On cue Tyler Harris, the Seattle Lumberjacks’ quarterback and Zach’s personal enemy number one, sauntered over with his cute, curvy girlfriend, Lavender, beside him. Zach liked Lavender, she was sweet and sassy all rolled into one. Even better, she could put the asshole quarterback in his place with one damning look. Harris might be an uncontrollable bad boy in most circumstances, but Lavender led him around by a ring in his dick, which amused Zach to no end.
Zach grinned at her, and she hugged him then she straightened his bowtie. Harris snaked his arm possessively around her waist and tucked her close to his side. His glare cut right through the bullshit. He hated the linebacker as much as Zach hated him. The jerk’s gaze swept downward as if assessing and cataloging Zach’s every social blunder. His gaze fixed on Zach’s black cowboy boots.
Harris smirked and raised one eyebrow. “Cowboy boots at a black tie affair?”
“Sounds like the words to a country song,” Bruiser, their surfer boy running back, quipped, as if he’d ever listened to a country song in his life.
“Hey, I’m from Texas.” Zach shoved his hands in his pockets before he did damage to the quarterback’s pretty face. He liked his boots. The broken-in Justins hugged his big feet like a comfortable pair of old slippers. Hell, he’d even polished them to a shine for the occasion. Best of all, the extra two inches made him one inch taller than the Jacks’ six-foot-four quarterback.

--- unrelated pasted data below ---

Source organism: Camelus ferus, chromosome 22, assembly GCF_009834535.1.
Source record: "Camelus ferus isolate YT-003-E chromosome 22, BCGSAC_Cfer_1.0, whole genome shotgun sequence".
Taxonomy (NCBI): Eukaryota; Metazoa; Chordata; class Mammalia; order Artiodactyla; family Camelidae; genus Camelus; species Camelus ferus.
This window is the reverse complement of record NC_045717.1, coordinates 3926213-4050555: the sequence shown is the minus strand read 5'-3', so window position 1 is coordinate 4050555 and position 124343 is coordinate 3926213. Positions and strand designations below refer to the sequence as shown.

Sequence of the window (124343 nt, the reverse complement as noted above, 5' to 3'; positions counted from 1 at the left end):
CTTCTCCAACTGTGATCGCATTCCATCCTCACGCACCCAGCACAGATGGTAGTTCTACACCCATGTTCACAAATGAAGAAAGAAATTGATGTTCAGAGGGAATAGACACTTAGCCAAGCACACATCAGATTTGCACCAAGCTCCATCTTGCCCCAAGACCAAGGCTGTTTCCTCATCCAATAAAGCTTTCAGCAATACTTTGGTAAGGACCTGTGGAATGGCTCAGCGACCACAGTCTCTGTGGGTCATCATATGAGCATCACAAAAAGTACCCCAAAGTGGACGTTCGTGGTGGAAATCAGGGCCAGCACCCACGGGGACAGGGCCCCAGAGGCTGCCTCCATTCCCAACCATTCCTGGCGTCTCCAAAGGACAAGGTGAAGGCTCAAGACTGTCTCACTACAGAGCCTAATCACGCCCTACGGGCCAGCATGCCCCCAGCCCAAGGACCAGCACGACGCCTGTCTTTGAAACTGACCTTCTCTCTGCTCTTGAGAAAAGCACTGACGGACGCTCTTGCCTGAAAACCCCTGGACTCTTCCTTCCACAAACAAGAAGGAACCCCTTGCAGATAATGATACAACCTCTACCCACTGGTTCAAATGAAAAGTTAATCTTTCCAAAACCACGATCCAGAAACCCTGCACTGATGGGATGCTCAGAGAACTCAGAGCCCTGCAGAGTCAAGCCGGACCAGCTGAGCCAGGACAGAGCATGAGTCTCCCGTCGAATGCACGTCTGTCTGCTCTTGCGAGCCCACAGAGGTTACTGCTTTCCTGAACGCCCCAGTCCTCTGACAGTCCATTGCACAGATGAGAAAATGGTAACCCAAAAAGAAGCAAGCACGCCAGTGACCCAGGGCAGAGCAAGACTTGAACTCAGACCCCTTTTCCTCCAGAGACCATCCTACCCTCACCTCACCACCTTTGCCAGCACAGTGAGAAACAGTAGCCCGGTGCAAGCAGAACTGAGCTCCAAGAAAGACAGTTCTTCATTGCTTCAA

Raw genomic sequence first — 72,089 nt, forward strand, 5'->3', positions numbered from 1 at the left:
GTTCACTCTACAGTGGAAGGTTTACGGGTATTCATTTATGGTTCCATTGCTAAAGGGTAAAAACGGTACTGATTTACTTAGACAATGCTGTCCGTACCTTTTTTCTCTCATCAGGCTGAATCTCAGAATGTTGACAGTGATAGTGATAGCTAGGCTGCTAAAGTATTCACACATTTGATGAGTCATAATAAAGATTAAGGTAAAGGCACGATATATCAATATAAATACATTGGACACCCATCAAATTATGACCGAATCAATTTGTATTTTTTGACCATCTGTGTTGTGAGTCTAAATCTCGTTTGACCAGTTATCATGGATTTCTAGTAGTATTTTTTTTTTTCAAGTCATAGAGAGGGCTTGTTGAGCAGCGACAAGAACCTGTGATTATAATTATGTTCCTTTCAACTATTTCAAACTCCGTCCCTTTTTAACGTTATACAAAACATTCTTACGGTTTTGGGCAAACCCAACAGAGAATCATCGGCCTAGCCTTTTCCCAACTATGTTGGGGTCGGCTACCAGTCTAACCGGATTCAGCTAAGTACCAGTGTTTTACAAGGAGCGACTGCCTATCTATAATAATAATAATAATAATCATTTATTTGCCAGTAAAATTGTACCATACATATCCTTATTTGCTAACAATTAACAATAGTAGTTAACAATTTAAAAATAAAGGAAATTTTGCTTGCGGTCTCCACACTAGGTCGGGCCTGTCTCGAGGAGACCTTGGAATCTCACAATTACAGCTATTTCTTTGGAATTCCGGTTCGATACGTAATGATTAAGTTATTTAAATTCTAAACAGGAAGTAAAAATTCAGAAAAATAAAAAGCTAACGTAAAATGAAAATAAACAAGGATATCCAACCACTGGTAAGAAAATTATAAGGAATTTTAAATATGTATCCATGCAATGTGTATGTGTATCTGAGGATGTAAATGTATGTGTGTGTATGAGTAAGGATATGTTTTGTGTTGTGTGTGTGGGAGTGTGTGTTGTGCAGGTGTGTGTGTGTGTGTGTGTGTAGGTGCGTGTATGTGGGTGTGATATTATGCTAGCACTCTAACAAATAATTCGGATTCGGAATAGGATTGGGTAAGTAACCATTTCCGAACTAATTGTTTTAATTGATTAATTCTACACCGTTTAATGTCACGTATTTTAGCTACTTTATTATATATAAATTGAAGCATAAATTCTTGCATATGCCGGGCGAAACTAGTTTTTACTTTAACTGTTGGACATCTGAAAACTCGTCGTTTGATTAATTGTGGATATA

‘Yeah, right. But—” Lavender stomped on Harris’s foot before he opened his mouth again, most likely to launch a new insult at the hated defensive player. She cast a sympathetic look in Zach’s direction and dragged her stubborn-assed boyfriend to his seat.
Zach barely tolerated quarterbacks as necessary evils, prima donna jerks every one of them, and he had zero-tolerance for Harris.
As a middle linebacker, Zach made a living out of analyzing quarterbacks, studying their body language, watching their eyes then telegraphing his findings to his defensive teammates. Last year when his old team played the Jacks, he’d looked across the line of scrimmage into Harris’s eyes and seen—nothing. Nothing but a big fat zero, almost as if the QB had put his body on autopilot and mentally hung out a “closed” sign.